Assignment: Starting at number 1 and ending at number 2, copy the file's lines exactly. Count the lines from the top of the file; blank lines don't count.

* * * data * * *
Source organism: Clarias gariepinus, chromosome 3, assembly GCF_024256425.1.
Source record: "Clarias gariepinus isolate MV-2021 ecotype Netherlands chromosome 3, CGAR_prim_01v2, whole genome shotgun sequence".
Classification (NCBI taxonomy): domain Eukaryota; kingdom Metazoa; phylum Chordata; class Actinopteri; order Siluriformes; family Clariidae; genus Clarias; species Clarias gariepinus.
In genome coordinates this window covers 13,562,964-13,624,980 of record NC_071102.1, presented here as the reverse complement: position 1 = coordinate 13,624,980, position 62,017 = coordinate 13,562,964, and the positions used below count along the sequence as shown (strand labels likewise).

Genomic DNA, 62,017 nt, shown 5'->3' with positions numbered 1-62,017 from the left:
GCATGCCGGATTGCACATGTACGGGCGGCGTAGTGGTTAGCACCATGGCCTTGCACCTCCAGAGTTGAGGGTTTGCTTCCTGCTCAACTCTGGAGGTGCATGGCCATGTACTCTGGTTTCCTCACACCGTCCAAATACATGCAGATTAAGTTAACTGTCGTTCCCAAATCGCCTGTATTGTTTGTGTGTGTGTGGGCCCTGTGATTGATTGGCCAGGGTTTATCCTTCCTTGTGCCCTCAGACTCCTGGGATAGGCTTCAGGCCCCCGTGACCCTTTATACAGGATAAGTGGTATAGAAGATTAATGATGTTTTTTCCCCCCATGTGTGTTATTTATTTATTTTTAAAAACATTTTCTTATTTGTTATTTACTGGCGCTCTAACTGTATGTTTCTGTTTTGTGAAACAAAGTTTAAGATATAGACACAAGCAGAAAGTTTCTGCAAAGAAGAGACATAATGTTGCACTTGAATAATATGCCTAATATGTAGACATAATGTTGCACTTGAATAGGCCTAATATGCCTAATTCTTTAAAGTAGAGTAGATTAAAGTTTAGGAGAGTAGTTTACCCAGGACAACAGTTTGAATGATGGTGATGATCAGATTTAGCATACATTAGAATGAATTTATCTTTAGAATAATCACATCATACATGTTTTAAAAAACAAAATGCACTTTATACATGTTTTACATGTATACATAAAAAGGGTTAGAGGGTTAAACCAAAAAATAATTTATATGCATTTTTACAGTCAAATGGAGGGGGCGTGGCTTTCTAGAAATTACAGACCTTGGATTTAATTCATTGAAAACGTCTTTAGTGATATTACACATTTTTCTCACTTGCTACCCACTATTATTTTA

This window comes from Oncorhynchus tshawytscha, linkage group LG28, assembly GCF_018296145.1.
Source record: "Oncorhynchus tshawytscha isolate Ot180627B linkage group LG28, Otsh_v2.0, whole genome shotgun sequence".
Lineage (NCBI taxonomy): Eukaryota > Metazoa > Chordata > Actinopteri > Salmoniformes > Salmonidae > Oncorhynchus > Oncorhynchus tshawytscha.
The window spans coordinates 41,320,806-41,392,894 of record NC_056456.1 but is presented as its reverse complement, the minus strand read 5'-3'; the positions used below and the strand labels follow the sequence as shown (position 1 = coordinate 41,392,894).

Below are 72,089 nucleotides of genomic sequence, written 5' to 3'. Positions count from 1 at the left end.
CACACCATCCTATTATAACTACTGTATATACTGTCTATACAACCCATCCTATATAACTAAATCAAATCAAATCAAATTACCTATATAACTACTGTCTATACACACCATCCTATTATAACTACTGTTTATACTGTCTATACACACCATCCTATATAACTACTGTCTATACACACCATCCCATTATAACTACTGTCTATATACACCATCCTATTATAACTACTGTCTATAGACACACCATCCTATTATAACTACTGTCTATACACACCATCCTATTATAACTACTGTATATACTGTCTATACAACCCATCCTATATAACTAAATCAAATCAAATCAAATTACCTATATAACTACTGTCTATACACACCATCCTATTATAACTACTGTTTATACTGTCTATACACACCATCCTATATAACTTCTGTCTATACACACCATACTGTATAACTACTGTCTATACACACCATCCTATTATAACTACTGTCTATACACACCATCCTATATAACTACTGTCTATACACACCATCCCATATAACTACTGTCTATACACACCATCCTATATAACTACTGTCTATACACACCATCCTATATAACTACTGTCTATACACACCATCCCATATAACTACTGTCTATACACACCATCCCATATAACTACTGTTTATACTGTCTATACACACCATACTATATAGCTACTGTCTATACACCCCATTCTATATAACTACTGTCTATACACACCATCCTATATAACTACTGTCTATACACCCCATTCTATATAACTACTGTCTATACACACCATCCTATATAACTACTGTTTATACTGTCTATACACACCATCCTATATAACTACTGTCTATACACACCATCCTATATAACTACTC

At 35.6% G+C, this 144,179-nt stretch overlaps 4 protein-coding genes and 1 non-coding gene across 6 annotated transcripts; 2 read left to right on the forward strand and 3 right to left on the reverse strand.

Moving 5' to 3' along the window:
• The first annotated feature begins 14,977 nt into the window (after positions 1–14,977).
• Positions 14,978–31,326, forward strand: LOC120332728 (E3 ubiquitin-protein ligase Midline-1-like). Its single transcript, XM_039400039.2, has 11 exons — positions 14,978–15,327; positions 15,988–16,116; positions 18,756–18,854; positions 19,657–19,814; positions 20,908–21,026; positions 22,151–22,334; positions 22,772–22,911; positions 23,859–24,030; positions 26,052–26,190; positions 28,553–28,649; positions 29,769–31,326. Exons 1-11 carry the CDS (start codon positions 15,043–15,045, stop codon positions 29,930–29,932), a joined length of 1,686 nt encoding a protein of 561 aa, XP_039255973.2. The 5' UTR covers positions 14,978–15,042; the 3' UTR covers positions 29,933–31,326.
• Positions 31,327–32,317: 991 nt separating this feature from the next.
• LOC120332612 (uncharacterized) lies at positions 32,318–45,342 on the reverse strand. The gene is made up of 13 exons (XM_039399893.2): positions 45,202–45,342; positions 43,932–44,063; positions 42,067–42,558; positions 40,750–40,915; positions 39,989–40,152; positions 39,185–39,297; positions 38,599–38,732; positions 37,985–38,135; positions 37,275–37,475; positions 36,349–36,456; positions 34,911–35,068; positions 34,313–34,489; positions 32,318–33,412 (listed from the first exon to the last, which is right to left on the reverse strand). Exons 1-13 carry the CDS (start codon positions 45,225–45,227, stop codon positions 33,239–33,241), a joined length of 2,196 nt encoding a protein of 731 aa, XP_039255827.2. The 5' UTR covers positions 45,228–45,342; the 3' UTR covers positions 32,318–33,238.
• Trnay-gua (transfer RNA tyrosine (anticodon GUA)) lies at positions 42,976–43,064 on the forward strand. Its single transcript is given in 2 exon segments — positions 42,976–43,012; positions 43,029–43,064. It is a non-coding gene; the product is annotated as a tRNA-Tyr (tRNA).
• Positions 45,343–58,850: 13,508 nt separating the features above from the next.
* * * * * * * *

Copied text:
Source organism: Clarias gariepinus, chromosome 3, assembly GCF_024256425.1.
Source record: "Clarias gariepinus isolate MV-2021 ecotype Netherlands chromosome 3, CGAR_prim_01v2, whole genome shotgun sequence".